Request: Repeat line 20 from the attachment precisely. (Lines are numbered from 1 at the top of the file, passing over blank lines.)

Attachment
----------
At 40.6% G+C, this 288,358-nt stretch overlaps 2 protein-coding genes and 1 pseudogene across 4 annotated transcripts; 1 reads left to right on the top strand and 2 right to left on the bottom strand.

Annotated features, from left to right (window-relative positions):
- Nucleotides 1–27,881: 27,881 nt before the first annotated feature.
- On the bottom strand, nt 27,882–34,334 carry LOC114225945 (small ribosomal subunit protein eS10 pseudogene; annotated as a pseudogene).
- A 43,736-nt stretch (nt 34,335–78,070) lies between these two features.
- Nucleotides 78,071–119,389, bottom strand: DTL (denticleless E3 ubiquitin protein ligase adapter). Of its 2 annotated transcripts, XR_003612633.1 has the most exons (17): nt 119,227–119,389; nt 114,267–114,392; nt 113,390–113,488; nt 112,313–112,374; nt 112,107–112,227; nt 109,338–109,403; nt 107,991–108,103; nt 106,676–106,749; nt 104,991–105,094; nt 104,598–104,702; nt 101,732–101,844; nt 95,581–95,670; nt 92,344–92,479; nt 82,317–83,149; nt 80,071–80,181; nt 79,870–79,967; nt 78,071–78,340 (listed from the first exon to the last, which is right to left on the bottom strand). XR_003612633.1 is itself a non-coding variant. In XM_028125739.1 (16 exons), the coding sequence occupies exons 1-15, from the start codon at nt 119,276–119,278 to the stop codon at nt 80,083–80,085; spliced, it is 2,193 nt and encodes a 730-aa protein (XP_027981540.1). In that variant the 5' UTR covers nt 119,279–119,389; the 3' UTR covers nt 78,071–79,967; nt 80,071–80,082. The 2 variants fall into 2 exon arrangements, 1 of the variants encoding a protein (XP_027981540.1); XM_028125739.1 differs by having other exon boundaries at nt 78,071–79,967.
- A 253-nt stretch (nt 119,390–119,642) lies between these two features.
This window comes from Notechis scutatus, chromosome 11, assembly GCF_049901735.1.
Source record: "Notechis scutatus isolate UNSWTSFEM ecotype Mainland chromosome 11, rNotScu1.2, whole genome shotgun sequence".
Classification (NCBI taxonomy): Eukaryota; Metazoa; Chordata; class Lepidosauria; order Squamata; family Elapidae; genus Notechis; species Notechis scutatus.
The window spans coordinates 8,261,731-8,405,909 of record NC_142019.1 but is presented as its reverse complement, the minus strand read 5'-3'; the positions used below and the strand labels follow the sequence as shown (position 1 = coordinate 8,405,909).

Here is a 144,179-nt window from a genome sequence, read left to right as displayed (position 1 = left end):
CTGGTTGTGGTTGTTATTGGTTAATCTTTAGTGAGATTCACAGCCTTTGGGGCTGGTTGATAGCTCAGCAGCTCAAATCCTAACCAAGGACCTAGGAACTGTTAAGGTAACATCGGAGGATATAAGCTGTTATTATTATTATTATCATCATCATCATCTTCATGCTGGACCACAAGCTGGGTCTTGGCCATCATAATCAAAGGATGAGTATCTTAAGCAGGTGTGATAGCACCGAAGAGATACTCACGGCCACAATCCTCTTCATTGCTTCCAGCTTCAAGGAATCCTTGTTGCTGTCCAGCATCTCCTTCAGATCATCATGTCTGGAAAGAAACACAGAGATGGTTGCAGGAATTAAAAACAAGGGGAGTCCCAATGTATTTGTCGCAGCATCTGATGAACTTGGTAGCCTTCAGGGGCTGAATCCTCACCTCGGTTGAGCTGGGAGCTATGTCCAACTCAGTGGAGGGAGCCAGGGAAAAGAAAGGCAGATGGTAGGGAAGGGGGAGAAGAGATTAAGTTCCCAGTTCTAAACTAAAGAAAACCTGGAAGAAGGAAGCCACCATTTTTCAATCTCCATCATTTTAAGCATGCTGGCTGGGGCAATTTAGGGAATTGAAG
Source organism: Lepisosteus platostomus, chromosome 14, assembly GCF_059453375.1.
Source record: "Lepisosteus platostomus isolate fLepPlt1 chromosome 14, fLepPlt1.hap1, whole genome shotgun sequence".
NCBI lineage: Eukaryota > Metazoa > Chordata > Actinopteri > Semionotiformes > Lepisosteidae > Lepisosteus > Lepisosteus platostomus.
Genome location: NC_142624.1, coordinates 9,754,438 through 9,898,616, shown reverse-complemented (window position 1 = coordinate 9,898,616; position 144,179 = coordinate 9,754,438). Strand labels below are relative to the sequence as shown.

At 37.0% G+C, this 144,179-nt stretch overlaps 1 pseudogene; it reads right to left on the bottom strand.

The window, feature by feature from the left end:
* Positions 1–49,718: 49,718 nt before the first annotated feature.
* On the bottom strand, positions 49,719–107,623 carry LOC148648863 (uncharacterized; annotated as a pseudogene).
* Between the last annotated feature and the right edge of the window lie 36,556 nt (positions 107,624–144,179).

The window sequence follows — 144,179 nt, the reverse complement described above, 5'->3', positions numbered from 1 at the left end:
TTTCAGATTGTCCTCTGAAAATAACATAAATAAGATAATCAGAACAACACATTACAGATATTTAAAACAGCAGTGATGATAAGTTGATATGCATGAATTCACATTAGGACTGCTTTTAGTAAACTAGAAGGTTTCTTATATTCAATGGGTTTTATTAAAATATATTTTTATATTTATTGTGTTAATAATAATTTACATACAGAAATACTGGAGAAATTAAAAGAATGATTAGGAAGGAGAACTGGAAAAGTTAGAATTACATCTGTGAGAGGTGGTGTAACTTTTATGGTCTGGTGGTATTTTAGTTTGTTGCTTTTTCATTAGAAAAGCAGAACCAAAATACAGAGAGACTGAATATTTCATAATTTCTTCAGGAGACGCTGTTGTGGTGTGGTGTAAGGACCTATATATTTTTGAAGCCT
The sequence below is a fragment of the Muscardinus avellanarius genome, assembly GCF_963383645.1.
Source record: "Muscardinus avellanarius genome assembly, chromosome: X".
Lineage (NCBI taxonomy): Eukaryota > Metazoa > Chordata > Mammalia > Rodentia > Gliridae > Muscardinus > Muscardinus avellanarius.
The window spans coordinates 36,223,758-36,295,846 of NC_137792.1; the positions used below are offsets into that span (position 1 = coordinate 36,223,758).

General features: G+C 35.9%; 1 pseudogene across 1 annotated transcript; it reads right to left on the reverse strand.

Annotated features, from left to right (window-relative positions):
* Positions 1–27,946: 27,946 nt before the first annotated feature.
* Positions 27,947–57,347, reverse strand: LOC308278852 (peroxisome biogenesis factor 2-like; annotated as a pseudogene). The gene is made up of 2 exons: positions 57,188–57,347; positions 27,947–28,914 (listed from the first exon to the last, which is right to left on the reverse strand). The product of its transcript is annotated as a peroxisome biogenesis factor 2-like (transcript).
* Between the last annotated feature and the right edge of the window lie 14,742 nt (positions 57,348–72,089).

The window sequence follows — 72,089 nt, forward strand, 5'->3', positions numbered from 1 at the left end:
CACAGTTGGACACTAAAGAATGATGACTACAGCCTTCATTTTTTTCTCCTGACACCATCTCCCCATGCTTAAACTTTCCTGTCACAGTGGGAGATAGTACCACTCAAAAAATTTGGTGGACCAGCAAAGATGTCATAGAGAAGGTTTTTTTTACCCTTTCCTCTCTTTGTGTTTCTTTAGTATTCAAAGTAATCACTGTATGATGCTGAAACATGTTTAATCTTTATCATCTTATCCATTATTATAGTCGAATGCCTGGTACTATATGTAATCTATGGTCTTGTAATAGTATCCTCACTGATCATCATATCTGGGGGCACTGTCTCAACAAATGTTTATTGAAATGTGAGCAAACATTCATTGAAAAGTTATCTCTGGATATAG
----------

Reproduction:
* Positions 1–49,718: 49,718 nt before the first annotated feature.